NERSA said in its release that the tariffs were based, as in most European countries, on the cost of generation plus a reasonable profit. The tariffs for wind energy and concentrating solar power are among the most attractive worldwide.

The tariff for wind energy, 1.25 ZAR/kWh (€0.104/kWh) is greater than that offered in Germany and more than that proposed in Ontario, Canada.

The tariff for concentrating solar, 2.10 ZAR/kWh, is less than that in Spain, but offers great promise in the bright sunlight of South Africa. NERSA's revised program followed extensive public consultation.

Stefan Gsänger, Secretary General of the World Wind Energy Association said in a release that "South Africa is the first African country to introduce a feed-in tariff for wind energy. Many small and big investors will now be able to contribute to the take-off of the wind industry in the country. Such decentralised investment will enable South Africa to overcome its current energy crisis. It will also help many South African communities to invest in wind farms and generate electricity, new jobs and new income. We are especially pleased as this decision comes shortly after the first North American feed-in law has been proposed by the Government of the Canadian Province of Ontario".[21]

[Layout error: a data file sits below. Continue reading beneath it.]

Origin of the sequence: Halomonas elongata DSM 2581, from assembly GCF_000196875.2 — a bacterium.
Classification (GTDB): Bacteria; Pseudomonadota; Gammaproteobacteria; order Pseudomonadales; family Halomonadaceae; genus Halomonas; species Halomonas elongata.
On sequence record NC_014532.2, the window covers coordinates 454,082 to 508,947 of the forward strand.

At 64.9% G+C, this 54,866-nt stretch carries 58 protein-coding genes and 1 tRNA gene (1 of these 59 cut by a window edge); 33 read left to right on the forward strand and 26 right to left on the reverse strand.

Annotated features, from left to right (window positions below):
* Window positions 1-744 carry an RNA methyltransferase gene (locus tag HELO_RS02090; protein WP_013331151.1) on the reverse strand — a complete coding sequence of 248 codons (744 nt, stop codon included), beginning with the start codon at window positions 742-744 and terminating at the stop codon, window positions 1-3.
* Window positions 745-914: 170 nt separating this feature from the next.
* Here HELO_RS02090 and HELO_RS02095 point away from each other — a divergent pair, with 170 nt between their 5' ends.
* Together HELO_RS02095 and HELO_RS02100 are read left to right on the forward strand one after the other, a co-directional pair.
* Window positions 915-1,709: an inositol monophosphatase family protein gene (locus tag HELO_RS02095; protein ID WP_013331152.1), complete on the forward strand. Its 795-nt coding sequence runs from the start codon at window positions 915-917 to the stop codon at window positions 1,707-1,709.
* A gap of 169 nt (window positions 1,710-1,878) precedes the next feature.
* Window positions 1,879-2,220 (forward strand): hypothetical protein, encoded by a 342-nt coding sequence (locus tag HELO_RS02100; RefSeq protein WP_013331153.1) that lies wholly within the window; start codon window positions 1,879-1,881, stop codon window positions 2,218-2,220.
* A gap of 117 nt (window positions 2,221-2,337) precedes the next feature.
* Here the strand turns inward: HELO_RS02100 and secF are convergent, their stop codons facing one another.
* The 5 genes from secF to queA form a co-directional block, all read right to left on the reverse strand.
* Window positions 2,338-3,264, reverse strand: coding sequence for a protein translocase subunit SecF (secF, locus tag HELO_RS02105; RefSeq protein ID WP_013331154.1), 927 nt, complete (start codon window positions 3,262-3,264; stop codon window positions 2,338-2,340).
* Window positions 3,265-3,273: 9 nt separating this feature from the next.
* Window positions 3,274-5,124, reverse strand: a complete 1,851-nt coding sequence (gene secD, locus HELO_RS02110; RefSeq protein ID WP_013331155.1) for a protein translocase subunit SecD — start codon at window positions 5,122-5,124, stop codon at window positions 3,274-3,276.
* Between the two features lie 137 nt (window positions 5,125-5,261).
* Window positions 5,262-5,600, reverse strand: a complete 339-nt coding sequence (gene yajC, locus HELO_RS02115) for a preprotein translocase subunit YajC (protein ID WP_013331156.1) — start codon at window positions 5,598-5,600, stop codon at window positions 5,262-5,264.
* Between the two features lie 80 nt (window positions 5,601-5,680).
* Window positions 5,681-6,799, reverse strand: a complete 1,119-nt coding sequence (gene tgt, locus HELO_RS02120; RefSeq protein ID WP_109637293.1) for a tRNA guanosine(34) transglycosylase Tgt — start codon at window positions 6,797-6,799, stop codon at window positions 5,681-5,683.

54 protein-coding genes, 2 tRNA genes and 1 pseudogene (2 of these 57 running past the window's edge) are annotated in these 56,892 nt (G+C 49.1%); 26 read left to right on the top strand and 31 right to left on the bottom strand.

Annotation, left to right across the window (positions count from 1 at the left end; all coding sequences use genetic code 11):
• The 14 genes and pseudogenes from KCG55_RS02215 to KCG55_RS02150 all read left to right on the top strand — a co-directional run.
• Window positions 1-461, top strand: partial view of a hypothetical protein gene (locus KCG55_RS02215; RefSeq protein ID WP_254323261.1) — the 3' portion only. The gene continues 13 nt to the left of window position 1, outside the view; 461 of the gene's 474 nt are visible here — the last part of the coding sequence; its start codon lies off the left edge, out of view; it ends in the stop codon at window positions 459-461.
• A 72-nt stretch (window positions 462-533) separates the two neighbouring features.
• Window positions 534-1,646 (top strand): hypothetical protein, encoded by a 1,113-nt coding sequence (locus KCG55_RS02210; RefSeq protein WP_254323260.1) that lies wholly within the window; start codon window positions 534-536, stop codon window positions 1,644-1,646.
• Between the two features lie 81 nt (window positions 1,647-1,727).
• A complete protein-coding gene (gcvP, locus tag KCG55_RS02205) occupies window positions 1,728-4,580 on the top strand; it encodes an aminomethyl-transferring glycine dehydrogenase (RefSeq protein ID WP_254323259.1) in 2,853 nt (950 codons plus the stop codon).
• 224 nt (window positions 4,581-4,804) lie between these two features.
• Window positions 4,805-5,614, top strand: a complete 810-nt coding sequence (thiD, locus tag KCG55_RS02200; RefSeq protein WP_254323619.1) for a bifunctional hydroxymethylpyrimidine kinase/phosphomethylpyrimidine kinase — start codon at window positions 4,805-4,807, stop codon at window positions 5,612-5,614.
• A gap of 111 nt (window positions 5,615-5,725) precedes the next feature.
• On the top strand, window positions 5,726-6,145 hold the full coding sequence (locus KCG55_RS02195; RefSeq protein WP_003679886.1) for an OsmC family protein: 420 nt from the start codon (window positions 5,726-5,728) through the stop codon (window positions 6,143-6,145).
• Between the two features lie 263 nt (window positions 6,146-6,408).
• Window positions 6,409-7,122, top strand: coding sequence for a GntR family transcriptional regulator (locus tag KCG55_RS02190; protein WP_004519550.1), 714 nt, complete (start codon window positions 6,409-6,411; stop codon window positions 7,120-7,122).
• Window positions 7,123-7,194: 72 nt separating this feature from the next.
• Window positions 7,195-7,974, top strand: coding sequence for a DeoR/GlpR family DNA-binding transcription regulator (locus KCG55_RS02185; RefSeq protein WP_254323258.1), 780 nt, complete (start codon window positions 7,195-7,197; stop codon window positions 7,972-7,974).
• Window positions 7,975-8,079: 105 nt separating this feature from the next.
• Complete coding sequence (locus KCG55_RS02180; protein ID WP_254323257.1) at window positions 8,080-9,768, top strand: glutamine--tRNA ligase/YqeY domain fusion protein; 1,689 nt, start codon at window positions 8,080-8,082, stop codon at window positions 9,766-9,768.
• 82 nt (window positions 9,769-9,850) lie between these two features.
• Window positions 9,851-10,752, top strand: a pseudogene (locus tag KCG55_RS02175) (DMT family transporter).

However, the feed-in tariff was abandoned before being promulgated in favor of a competitive bidding process launched on 3 August 2011. Under this bidding process, the South African government plans to procure 3,750MW of renewable energy: 1,850MW of onshore wind, 1,450MW of solar PV, 200MW of CSP, 75MW of small hydro, 25MW of landfill gas, 12.5MW of biogas, 12.5MW of biomass, and 100MW of small projects. The bidding process comprises two steps: